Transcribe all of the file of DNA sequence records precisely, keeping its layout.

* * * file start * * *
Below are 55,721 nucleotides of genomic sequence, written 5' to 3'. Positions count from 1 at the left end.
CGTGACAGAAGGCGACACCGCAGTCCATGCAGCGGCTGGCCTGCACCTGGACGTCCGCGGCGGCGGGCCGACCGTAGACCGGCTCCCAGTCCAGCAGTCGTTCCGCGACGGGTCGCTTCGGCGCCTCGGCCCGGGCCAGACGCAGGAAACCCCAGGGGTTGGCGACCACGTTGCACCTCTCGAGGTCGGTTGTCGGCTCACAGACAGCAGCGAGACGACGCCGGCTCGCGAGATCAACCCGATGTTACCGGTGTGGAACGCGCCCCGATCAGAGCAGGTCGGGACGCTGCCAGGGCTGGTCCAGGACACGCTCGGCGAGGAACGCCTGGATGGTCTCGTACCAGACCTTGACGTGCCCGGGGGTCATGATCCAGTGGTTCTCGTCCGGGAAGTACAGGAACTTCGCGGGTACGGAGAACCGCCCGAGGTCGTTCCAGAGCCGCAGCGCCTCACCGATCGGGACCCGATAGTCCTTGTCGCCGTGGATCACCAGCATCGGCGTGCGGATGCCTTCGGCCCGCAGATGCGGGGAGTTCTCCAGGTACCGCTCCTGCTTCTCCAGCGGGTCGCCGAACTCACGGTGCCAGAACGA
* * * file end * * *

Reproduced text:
Below are 55,721 nucleotides of genomic sequence, written 5' to 3'. Positions count from 1 at the left end.
CGTGACAGAAGGCGACACCGCAGTCCATGCAGCGGCTGGCCTGCACCTGGACGTCCGCGGCGGCGGGCCGACCGTAGACCGGCTCCCAGTCCAGCAGTCGTTCCGCGACGGGTCGCTTCGGCGCCTCGGCCCGGGCCAGACGCAGGAAACCCCAGGGGTTGGCGACCACGTTGCACCTCTCGAGGTCGGTTGTCGGCTCACAGACAGCAGCGAGACGACGCCGGCTCGCGAGATCAACCCGATGTTACCGGTGTGGAACGCGCCCCGATCAGAGCAGGTCGGGACGCTGCCAGGGCTGGTCCAGGACACGCTCGGCGAGGAACGCCTGGATGGTCTCGTACCAGACCTTGACGTGCCCGGGGGTCATGATCCAGTGGTTCTCGTCCGGGAAGTACAGGAACTTCGCGGGTACGGAGAACCGCCCGAGGTCGTTCCAGAGCCGCAGCGCCTCACCGATCGGGACCCGATAGTCCTTGTCGCCGTGGATCACCAGCATCGGCGTGCGGATGCCTTCGGCCCGCAGATGCGGGGAGTTCTCCAGGTACCGCTCCTGCTTCTCCAGCGGGTCGCCGAACTCACGGTGCCAGAACGA